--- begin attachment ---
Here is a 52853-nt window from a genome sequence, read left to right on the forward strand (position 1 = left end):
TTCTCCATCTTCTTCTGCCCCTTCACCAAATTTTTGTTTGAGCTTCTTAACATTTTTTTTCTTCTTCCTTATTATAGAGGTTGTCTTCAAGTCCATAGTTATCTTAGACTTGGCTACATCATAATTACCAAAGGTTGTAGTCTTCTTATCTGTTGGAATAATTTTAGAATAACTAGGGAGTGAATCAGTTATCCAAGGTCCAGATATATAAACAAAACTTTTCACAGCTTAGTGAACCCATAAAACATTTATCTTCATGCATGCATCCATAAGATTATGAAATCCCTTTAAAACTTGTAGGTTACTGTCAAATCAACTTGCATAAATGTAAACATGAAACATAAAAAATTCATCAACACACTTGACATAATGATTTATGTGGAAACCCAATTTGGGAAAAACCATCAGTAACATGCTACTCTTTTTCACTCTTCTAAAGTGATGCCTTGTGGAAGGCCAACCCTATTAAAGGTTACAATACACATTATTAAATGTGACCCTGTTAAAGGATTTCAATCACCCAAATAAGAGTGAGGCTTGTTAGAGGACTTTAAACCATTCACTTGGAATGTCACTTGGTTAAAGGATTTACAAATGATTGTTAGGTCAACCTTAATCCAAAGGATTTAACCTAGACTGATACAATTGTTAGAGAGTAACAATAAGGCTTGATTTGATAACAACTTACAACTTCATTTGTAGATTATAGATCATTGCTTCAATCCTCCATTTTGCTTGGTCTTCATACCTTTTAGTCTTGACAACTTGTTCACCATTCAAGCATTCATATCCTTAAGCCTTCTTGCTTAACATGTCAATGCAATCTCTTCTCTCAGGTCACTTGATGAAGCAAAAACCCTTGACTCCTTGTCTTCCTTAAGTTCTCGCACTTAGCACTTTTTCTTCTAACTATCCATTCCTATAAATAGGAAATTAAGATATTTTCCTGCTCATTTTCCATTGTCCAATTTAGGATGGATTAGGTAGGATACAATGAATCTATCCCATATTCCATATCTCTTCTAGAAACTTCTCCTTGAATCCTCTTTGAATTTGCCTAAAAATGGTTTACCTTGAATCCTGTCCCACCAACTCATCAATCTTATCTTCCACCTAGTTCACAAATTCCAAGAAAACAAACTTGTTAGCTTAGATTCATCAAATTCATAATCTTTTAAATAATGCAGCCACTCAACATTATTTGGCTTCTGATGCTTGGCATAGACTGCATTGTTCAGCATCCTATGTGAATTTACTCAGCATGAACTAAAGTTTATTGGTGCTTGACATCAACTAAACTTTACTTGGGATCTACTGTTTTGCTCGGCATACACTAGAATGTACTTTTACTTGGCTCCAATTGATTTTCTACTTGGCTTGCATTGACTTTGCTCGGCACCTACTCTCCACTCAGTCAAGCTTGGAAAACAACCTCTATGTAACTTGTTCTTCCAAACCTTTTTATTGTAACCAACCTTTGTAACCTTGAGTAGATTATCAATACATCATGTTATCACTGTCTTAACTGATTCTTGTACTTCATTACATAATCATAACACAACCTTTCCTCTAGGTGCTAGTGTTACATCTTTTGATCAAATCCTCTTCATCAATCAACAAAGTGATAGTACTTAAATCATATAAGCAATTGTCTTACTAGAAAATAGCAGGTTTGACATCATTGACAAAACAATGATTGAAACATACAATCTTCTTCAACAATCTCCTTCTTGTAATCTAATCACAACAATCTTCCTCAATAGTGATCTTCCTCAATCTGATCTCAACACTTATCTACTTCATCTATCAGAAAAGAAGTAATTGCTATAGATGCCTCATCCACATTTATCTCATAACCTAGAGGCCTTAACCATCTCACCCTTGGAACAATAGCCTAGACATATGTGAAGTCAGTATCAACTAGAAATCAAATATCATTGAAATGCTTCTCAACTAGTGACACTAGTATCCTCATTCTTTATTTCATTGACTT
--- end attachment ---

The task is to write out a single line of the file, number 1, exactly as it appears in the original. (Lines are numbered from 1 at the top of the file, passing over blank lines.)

Here is a 52853-nt window from a genome sequence, read left to right on the forward strand (position 1 = left end):